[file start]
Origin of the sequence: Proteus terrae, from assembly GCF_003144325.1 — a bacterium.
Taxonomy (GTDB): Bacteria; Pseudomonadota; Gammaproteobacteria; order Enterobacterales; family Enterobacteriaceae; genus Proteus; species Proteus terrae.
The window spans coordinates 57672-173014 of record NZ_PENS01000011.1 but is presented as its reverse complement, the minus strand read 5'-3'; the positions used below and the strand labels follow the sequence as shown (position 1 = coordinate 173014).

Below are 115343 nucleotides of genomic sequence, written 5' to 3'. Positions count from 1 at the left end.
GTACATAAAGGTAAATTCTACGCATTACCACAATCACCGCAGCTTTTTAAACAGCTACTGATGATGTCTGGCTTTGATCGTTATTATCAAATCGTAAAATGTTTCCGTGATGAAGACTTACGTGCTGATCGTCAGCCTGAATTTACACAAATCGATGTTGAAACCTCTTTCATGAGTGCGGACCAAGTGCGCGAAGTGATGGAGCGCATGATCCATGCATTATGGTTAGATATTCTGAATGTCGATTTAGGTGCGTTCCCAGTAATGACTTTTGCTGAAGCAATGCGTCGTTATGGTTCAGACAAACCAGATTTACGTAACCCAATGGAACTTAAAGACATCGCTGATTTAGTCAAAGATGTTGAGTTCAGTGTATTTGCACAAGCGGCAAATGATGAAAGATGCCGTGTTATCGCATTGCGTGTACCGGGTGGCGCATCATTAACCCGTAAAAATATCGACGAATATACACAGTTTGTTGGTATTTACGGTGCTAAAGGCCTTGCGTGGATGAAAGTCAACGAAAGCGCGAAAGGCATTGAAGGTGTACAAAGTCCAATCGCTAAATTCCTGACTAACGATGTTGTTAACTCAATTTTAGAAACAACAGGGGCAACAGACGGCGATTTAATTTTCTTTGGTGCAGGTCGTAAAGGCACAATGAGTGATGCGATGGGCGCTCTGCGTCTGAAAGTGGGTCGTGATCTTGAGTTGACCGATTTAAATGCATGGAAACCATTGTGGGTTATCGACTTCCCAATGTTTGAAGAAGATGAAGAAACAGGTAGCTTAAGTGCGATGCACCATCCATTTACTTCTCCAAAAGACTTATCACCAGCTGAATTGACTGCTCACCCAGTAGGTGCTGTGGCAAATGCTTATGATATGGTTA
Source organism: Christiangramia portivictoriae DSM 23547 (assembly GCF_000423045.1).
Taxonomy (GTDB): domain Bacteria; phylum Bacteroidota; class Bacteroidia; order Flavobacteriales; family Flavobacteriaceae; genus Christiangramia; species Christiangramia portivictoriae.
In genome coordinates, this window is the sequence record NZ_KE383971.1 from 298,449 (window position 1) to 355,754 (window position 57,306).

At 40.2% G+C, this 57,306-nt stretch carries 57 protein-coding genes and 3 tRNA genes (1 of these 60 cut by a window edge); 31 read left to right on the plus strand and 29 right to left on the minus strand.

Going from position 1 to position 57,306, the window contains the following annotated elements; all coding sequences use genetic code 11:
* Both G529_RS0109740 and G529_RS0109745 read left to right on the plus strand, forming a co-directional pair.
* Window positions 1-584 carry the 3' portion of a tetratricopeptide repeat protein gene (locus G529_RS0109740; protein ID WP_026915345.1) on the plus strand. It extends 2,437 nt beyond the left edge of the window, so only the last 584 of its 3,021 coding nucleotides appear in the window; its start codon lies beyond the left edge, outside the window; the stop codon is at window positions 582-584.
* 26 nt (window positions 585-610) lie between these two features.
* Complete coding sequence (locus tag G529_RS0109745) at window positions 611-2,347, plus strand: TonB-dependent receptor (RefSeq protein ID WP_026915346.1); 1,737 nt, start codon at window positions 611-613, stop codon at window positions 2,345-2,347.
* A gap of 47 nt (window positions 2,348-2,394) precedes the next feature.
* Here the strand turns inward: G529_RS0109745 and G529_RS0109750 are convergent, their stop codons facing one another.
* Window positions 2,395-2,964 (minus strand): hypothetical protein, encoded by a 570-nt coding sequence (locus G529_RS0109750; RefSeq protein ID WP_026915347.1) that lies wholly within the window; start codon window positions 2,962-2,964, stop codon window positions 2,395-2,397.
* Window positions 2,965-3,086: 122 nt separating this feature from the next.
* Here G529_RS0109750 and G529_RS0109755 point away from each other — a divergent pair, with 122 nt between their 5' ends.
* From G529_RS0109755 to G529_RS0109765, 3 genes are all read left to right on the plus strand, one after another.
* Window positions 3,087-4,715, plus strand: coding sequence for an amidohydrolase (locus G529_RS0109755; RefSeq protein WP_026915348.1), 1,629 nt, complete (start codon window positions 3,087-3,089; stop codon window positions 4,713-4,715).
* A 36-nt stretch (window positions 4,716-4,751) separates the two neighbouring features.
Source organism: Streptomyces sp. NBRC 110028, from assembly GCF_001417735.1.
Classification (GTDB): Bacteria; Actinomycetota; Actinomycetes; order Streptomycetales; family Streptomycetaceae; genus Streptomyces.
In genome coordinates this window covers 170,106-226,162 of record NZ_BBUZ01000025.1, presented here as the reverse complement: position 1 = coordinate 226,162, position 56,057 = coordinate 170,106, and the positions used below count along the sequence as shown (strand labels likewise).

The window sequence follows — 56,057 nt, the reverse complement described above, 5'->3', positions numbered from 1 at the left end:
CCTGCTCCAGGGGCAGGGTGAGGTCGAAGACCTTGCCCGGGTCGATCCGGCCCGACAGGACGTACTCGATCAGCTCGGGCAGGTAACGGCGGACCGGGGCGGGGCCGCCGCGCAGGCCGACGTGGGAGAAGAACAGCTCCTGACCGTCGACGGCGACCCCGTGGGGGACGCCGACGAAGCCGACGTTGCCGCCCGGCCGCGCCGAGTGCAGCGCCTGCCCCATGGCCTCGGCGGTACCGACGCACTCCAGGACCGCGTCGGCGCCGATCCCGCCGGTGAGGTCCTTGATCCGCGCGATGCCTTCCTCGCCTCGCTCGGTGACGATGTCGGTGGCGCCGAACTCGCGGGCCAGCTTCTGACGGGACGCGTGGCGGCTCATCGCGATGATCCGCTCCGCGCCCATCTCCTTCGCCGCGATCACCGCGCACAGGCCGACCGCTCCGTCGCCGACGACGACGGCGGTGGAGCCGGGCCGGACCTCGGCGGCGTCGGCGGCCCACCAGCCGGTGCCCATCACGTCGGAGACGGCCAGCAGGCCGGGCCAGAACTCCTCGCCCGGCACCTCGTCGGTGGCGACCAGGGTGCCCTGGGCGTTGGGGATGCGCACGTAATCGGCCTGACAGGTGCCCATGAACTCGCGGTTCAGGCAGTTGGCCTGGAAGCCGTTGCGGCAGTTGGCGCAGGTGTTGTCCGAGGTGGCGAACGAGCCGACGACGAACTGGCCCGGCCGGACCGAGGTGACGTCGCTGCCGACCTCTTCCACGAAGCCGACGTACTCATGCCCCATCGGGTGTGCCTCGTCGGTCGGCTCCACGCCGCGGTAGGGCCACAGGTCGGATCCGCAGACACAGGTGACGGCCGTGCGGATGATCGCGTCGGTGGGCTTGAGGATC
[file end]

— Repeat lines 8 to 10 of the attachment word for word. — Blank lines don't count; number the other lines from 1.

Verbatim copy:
In genome coordinates, this window is the sequence record NZ_KE383971.1 from 298,449 (window position 1) to 355,754 (window position 57,306).

At 40.2% G+C, this 57,306-nt stretch carries 57 protein-coding genes and 3 tRNA genes (1 of these 60 cut by a window edge); 31 read left to right on the plus strand and 29 right to left on the minus strand.

Going from position 1 to position 57,306, the window contains the following annotated elements; all coding sequences use genetic code 11: